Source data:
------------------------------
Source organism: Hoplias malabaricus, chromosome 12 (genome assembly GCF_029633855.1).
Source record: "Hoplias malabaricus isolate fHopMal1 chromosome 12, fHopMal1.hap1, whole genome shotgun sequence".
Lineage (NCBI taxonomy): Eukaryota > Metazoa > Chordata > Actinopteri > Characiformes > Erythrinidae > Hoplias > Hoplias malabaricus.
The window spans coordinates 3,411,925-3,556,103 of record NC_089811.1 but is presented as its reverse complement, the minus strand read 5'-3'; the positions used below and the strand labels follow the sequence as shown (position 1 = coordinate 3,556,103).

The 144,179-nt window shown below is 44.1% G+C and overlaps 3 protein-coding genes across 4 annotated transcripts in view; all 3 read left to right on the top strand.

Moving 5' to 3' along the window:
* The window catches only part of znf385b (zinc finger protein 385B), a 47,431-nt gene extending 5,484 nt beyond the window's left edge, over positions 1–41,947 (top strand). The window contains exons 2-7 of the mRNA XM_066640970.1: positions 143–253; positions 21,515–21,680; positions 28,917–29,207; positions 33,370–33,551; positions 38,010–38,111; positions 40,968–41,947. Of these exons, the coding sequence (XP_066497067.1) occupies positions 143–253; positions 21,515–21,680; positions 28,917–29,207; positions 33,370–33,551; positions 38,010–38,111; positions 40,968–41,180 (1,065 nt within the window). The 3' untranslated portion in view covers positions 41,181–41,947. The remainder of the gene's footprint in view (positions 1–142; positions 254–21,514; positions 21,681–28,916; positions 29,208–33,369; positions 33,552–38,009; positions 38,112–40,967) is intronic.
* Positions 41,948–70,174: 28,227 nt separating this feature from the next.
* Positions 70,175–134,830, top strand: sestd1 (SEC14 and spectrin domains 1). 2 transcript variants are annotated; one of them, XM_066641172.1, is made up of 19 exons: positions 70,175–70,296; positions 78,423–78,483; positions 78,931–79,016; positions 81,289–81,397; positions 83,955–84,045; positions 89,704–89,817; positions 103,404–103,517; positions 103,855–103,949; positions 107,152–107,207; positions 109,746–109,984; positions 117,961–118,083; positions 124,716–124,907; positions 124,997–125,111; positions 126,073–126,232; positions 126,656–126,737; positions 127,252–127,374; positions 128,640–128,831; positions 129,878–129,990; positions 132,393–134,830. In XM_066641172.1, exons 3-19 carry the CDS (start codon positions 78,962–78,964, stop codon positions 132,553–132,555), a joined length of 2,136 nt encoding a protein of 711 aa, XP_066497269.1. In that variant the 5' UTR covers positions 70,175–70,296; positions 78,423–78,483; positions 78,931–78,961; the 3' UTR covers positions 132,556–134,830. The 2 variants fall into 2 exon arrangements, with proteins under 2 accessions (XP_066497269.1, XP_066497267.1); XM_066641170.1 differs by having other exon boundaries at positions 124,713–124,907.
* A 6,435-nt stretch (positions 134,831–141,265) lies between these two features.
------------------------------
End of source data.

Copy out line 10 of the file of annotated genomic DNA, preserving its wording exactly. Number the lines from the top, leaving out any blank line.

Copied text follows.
* A 6,435-nt stretch (positions 134,831–141,265) lies between these two features.